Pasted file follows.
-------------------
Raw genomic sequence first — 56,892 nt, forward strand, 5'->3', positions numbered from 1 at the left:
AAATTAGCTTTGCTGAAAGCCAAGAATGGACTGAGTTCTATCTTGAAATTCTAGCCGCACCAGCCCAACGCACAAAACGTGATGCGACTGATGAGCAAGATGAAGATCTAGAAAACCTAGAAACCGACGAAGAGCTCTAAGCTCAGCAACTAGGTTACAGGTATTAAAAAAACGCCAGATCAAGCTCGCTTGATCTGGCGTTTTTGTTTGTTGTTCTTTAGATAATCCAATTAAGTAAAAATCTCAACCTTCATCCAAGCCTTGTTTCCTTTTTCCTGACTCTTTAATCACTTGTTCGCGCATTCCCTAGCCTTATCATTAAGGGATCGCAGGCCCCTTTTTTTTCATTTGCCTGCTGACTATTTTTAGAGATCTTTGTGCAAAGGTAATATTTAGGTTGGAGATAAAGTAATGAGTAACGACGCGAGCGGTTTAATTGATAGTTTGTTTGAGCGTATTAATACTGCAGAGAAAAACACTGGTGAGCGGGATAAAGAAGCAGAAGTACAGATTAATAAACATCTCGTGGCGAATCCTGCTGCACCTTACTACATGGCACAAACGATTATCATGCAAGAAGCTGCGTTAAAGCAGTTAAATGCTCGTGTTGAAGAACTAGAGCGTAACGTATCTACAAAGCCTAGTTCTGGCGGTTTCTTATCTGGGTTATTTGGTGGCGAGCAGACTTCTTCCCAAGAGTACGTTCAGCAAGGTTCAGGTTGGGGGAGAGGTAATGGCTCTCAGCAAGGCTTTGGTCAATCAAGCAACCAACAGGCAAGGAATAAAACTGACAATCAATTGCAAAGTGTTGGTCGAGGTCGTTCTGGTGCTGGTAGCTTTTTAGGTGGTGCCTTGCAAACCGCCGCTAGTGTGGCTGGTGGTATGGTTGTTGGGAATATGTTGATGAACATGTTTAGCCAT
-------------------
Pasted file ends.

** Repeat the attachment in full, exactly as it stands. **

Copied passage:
Raw genomic sequence first — 56,892 nt, forward strand, 5'->3', positions numbered from 1 at the left:
AAATTAGCTTTGCTGAAAGCCAAGAATGGACTGAGTTCTATCTTGAAATTCTAGCCGCACCAGCCCAACGCACAAAACGTGATGCGACTGATGAGCAAGATGAAGATCTAGAAAACCTAGAAACCGACGAAGAGCTCTAAGCTCAGCAACTAGGTTACAGGTATTAAAAAAACGCCAGATCAAGCTCGCTTGATCTGGCGTTTTTGTTTGTTGTTCTTTAGATAATCCAATTAAGTAAAAATCTCAACCTTCATCCAAGCCTTGTTTCCTTTTTCCTGACTCTTTAATCACTTGTTCGCGCATTCCCTAGCCTTATCATTAAGGGATCGCAGGCCCCTTTTTTTTCATTTGCCTGCTGACTATTTTTAGAGATCTTTGTGCAAAGGTAATATTTAGGTTGGAGATAAAGTAATGAGTAACGACGCGAGCGGTTTAATTGATAGTTTGTTTGAGCGTATTAATACTGCAGAGAAAAACACTGGTGAGCGGGATAAAGAAGCAGAAGTACAGATTAATAAACATCTCGTGGCGAATCCTGCTGCACCTTACTACATGGCACAAACGATTATCATGCAAGAAGCTGCGTTAAAGCAGTTAAATGCTCGTGTTGAAGAACTAGAGCGTAACGTATCTACAAAGCCTAGTTCTGGCGGTTTCTTATCTGGGTTATTTGGTGGCGAGCAGACTTCTTCCCAAGAGTACGTTCAGCAAGGTTCAGGTTGGGGGAGAGGTAATGGCTCTCAGCAAGGCTTTGGTCAATCAAGCAACCAACAGGCAAGGAATAAAACTGACAATCAATTGCAAAGTGTTGGTCGAGGTCGTTCTGGTGCTGGTAGCTTTTTAGGTGGTGCCTTGCAAACCGCCGCTAGTGTGGCTGGTGGTATGGTTGTTGGGAATATGTTGATGAACATGTTTAGCCAT